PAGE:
1-Ethyl-3-methylimidazolium tetracyanoborate58.7758.610.160.27
1-Ethyl-3-methylimidazolium tetrafluoroborate38.7038.570.130.34
1-Ethyl-3-methylimidazolium thiocyanate48.3148.83−0.52−1.08
1-Ethyl-3-methylimidazolium threoninate58.8658.690.170.29
1-Ethyl-3-methylimidazolium tricyanomethide55.8756.13−0.26−0.47
1-Ethyl-3-methylimidazolium trifluoromethylsulfonate48.9148.98−0.07−0.14
1-Ethyl-3-methylpyridinium bis(fluorosulfonyl) amide60.1660.20−0.04−0.07
1-Ethyl-3-methylpyridinium ethylsulfate60.1860.060.120.20
1-Ethyl-3-propylimidazolium bis(trifluoromethanesulfonyl) amide74.9575.01−0.06−0.08
1-Ethylmorpholinium tetrafluoroborate40.8139.890.922.25
1-Ethylpyridinium bis(fluorosulfonyl) amide55.1855.39−0.21−0.38
1-Ethylpyridinium ethylsulfate55.2955.250.040.07
1-Ethylpyridinium triflate50.0550.18−0.13−0.26
1-Ethyltetrahydrothiophenium dicyanamide50.8750.550.320.63
1-Heptyl-3-methylimidazolium bis(trifluoromethanesulfonyl) amide88.1488.94−0.80−0.91
1-Heptyl-3-methylimidazolium hexafluorophosphate65.4465.45−0.01−0.02
1-Hexyl-1-methylpyrrolidinium bis(trifluoromethanesulfonyl) amide87.2686.131.131.29
1-Hexyl-3,5-dimethylpyridinium bis(trifluoromethylsulfonyl)amide95.5695.130.430.45
1-Hexyl-3-methylimidazolium acetate63.5463.170.370.58
1-Hexyl-3-methylimidazolium bis(trifluoromethanesulfonyl) amide84.2384.31−0.08−0.09
1-Hexyl-3-methylimidazolium chloride58.8058.500.300.51
1-Hexyl-3-methylimidazolium dicyanoamide67.1966.870.320.48
1-Hexyl-3-methylimidazolium hexafluorophosphate60.6960.82−0.13−0.21
1-Hexyl-3-methylimidazolium tetracyanoborate76.8877.13−0.25−0.33
1-Hexyl-3-methylimidazolium tetrafluoroborate56.9157.09−0.18−0.32
1-Hexyl-3-methylimidazolium thiocyanate68.1767.350.821.20
1-Hexyl-3-methylimidazolium tricyanomethanide74.6774.650.020.03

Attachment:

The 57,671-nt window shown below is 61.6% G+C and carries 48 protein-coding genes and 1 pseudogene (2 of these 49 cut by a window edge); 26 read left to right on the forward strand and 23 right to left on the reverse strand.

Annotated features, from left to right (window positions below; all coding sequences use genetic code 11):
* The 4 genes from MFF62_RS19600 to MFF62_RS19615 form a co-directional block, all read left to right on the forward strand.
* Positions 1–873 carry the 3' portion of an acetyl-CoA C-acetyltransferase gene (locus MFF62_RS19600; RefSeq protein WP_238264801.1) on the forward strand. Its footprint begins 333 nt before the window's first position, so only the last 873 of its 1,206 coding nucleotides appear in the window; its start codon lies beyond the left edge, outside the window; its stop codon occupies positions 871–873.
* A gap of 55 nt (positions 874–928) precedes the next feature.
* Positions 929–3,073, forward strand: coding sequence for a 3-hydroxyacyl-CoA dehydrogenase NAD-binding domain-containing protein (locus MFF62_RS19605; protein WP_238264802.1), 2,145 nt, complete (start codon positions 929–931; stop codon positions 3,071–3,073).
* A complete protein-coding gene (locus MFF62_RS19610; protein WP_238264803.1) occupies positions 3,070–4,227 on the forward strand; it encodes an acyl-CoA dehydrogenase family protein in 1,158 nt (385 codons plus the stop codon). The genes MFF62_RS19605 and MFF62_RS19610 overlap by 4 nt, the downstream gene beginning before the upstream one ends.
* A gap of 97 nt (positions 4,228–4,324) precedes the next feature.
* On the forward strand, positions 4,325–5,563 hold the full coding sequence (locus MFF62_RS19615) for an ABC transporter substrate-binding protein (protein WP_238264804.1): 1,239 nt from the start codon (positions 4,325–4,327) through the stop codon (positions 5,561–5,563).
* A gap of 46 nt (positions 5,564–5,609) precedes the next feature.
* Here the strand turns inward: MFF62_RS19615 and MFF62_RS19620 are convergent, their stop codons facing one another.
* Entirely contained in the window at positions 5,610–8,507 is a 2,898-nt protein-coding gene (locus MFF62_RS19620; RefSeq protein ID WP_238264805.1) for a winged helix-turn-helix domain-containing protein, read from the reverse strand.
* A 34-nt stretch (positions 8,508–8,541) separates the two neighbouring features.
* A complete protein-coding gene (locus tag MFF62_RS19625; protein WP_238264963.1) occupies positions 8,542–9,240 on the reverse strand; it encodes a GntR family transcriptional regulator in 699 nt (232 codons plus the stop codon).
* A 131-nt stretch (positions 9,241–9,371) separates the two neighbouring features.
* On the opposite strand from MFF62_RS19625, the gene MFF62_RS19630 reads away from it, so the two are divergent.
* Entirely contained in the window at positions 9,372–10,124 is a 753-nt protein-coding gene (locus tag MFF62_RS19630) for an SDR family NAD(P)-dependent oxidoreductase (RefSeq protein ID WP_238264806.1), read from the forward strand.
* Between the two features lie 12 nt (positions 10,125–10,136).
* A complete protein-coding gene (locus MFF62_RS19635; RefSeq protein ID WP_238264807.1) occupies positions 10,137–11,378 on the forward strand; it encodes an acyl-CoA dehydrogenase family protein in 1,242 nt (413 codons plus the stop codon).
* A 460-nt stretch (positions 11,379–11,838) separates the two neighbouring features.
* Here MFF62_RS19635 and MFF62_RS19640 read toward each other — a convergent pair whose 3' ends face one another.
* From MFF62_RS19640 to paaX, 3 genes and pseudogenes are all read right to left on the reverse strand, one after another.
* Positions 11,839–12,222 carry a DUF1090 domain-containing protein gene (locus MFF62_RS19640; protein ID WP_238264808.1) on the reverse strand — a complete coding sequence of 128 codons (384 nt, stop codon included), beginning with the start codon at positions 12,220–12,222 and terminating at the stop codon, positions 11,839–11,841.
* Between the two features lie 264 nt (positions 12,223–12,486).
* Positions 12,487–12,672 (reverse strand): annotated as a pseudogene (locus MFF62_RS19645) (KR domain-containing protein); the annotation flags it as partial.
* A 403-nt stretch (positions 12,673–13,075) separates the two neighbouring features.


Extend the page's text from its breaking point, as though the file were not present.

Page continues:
1-Hexylpyridinium bis(fluorosulfonyl) amide73.9473.910.030.04
1-Isobutyl-1-methylpyrrolidinium bis(trifluoromethylsulfonyl)amide77.0276.830.190.25
1-Isobutyl-3-methylimidazolium bis(trifluoromethanesulfonyl) amide74.9275.01−0.09−0.12
1-Isobutyl-3-methylpyridinium bis(trifluoromethylsulfonyl)amide81.2381.020.210.26
1-Methyl-1-(2′,3′-epoxypropyl)-2-oxopyrrolidinium chloride49.3849.79−0.41−0.83
1-Methyl-1-decylpyrrolidinium bis(trifluoromethanesulfonyl) amide104.90104.650.250.24
1-Methyl-1-propylpiperidinium bis(trifluoromethylsulfonyl)amide76.9076.870.030.04
1-Methyl-1-propylpyrrolidinium bis(fluorosulfonyl) amide61.0460.640.400.66
1-Methyl-1-propylpyrrolidinium bis(trifluoromethanesulfonyl) amide72.5072.240.260.36
1-Methyl-2-pyrrolidonium tetrafluoroborate37.0437.68−0.64−1.73
1-Methyl-3-hexylimidazolium threoninate77.7377.210.520.67
1-Methyl-3-pentylimidazolium threoninate73.0772.580.490.67
1-Methyl-3-propylimidazolium threoninate63.7563.320.430.67
1-Methylmorpholinium tetrafluoroborate35.9035.570.330.92
1-Methylpiperidinium tetrafluoroborate37.8438.51−0.67−1.77
1-Methylpyridinium methylsulfate46.0546.27−0.22−0.48
1-Methylpyrrolidinium tetrafluoroborate34.5533.880.671.94